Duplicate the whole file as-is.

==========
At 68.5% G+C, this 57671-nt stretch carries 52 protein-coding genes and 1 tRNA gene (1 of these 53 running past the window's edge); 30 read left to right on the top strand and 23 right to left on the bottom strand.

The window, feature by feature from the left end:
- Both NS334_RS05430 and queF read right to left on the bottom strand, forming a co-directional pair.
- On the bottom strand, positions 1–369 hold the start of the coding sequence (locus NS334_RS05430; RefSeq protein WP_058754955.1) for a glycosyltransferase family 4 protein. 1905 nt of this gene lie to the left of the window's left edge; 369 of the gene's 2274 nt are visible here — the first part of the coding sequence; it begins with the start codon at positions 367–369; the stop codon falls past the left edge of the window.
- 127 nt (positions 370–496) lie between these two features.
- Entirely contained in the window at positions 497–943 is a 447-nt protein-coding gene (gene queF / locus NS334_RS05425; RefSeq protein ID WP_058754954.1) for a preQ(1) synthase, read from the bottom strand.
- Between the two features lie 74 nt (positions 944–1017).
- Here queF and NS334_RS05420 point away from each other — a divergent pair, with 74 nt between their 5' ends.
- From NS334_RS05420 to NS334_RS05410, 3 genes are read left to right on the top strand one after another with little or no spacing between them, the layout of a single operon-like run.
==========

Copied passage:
At 68.5% G+C, this 57671-nt stretch carries 52 protein-coding genes and 1 tRNA gene (1 of these 53 running past the window's edge); 30 read left to right on the top strand and 23 right to left on the bottom strand.

The window, feature by feature from the left end:
- Both NS334_RS05430 and queF read right to left on the bottom strand, forming a co-directional pair.
- On the bottom strand, positions 1–369 hold the start of the coding sequence (locus NS334_RS05430; RefSeq protein WP_058754955.1) for a glycosyltransferase family 4 protein. 1905 nt of this gene lie to the left of the window's left edge; 369 of the gene's 2274 nt are visible here — the first part of the coding sequence; it begins with the start codon at positions 367–369; the stop codon falls past the left edge of the window.
- 127 nt (positions 370–496) lie between these two features.
- Entirely contained in the window at positions 497–943 is a 447-nt protein-coding gene (gene queF / locus NS334_RS05425; RefSeq protein ID WP_058754954.1) for a preQ(1) synthase, read from the bottom strand.
- Between the two features lie 74 nt (positions 944–1017).
- Here queF and NS334_RS05420 point away from each other — a divergent pair, with 74 nt between their 5' ends.
- From NS334_RS05420 to NS334_RS05410, 3 genes are read left to right on the top strand one after another with little or no spacing between them, the layout of a single operon-like run.